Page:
Managing Two MortgagesMany buyers must deal with the challenges associated with buying a new home when they already own one. However, one main challenge is managing two mortgages.

As we’ve discussed in previous blogs, buying a home isn’t as easy as it once was and currently owning a home can actually throw another wrench in the works.

What You Need To Know About Managing Two Mortgages

Often people need to move quickly if they are relocating for a new job, family growth, or simply because the house they’ve always had their eye on is put up for sale. Most buyers would prefer to continue living in their current place while buying a new home, so they can avoid the cost of hotel accommodations and the inconvenience of moving twice.  Moving into a new home before selling your current home is possible, but it may be more difficult for you to write a non-contingent contract.

Here are a few questions your lender may ask if you find yourself in this situation:

  1. Do you have the income to cover the new mortgage payment and the payment on your existing home?
  2. Do you need the equity from your current home as a down payment on the new home?
  3. How much equity do you have in your current home?
  4. How much cash do you have on hand for the down payment on the new property?

A few years ago, if a buyer didn’t have enough income to cover both mortgages, a lender would suggest that the buyer put their current house up for rent and have a lease in place that coincides with the settlement date.  Lenders could then use the rental income to offset the current mortgage payment and help the buyer qualify for the new mortgage. 

This loophole was abused by underwater home owners who strategically let the property they were vacating go to foreclosure after they moved out.  As a result, Fannie Mae, Freddie Mac and the Federal Housing Administration (FHA) have put out new rules requiring a certain amount of equity be retained in the vacating property so that rental income can be used to qualify.  The equity must be verified by an appraisal. The appraisal must be ordered by the lender providing financing for the new home.

Breakdown of required equity requirements:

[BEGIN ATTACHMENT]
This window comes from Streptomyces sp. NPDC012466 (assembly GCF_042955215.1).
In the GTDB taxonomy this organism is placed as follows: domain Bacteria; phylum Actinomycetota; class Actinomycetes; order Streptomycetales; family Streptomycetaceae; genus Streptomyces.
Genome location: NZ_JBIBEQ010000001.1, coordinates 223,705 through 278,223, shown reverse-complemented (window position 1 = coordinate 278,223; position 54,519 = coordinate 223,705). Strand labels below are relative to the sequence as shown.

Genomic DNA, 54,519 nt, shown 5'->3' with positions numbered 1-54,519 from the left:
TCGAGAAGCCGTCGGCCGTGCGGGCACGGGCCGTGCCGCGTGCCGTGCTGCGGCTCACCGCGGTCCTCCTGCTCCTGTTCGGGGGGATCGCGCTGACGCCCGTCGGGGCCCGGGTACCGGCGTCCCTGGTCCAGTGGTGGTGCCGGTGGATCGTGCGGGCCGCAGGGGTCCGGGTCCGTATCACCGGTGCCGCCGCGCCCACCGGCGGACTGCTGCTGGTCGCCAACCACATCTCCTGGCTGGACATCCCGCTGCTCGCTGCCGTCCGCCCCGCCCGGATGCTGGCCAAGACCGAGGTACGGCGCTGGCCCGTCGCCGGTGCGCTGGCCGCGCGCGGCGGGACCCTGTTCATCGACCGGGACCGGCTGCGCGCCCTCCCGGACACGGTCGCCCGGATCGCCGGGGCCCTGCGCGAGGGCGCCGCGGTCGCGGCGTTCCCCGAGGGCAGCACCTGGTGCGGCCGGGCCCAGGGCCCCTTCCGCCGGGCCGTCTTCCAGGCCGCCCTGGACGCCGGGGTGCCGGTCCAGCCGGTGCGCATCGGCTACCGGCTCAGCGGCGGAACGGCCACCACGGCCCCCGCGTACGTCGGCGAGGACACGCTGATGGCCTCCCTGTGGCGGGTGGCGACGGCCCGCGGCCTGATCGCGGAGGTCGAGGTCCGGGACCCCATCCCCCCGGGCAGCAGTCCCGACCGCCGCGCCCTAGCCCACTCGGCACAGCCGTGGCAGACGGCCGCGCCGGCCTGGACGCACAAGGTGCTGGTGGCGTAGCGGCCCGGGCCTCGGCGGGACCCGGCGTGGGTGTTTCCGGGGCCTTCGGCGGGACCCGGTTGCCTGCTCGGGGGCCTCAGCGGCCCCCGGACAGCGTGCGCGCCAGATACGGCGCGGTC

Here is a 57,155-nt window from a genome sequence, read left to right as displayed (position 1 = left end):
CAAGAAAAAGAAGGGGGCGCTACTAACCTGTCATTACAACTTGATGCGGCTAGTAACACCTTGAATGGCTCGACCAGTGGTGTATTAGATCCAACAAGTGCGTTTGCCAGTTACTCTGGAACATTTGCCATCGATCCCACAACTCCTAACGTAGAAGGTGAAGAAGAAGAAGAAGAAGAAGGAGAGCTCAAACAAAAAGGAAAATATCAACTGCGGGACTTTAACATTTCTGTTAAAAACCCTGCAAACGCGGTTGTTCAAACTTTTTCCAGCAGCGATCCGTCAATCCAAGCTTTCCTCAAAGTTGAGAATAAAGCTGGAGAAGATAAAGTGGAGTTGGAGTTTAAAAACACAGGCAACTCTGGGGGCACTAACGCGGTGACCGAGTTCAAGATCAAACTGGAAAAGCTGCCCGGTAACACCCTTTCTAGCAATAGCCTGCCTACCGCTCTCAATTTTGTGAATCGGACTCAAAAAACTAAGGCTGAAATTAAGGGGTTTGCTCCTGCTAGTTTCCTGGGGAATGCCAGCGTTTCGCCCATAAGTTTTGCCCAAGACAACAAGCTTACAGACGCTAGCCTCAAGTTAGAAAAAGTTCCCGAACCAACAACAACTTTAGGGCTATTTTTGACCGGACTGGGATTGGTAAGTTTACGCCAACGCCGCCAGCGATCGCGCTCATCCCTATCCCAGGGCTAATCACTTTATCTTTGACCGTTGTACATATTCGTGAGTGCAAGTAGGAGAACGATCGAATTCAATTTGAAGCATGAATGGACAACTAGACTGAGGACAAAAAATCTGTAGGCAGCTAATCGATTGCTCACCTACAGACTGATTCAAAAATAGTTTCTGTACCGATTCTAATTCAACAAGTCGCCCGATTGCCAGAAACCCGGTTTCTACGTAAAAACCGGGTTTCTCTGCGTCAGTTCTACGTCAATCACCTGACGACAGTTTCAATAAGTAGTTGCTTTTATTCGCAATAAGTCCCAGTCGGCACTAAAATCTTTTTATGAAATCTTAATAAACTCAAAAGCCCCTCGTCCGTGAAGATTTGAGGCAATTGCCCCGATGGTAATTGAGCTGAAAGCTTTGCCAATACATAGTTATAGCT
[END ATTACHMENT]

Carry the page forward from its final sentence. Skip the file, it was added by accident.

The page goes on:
• Freddie Mac: 30% verified equity
  • Fannie Mae: 30% verified equity
  • FHA:  25% verified equity

In some cases, the buyer may have enough income to cover both mortgages and enough cash on hand for the down payment on the new home.  However, in a lot of cases buyers need the equity from their current home for the down payment on the new property.  In order to present a competitive non-contingent offer prior to the sale of your home you may need to explore a few more options. One option is to use a short-term loan from retirement or investments for the down payment.

These loans could simply to be paid off with the proceeds from the sale of your existing home.  There is also a bridge loan option where the lender will loan you funds for the down payment on the new property by recording a lien on your existing home. This loan must be paid back once the existing home sells.  

Like many people, you may find yourself in a scenario where moving into a new home while you still own another is unavoidable. It is possible, just be prepared for some extra hoops to jump through, and let your mortgage lender guide you to the best options for your situation. This is a situation we handle frequently, and it's only one of the many things we're good at.

Please feel free to contact me if you’re in the market for a new property of any kind or just have questions about financing.  

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About the Author: John Pyne 

John is a Senior Loan Officer at Intercoastal Mortgage Company in Fairfax, Virginia.  John enjoys serving as a residential financing expert, not only for his clients, but also for the community. John strives to make each mortgage loan transaction as stress free as possible by educating his clients on all available options, answering all questions thoroughly, and being as accessible as possible. This focus on customer service is what sets The Pyne Team apart from others.  

Contact John Pyne for any of your financial needs or questions. 

www.JohnSPyne.com | Office: 703-449-6813 | JohnP@icmtg.com | NMLS Registry #396073 | Company NMLS Registry #56323
LinkedIn | Facebook | Twitter 

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John Pyne

John is a Senior Loan Officer at Intercoastal Mortgage Company in Fairfax, Virginia.  John enjoys serving as a residential financing expert, not only for his clients, but also for the community. John strives to make each mortgage loan transaction as stress free as possible by educating his clients on all available options, answering all questions thoroughly, and being as accessible as possible. This focus on customer service is what sets The Pyne Team apart from others.

Contact John Pyne for any of your financial needs or questions.

www.JohnSPyne.com | Office: 703-449-6813 | JohnP@icmtg.com |
 NMLS Registry #396073 | Company NMLS Registry #56323
LinkedIn | Facebook | Twitter 

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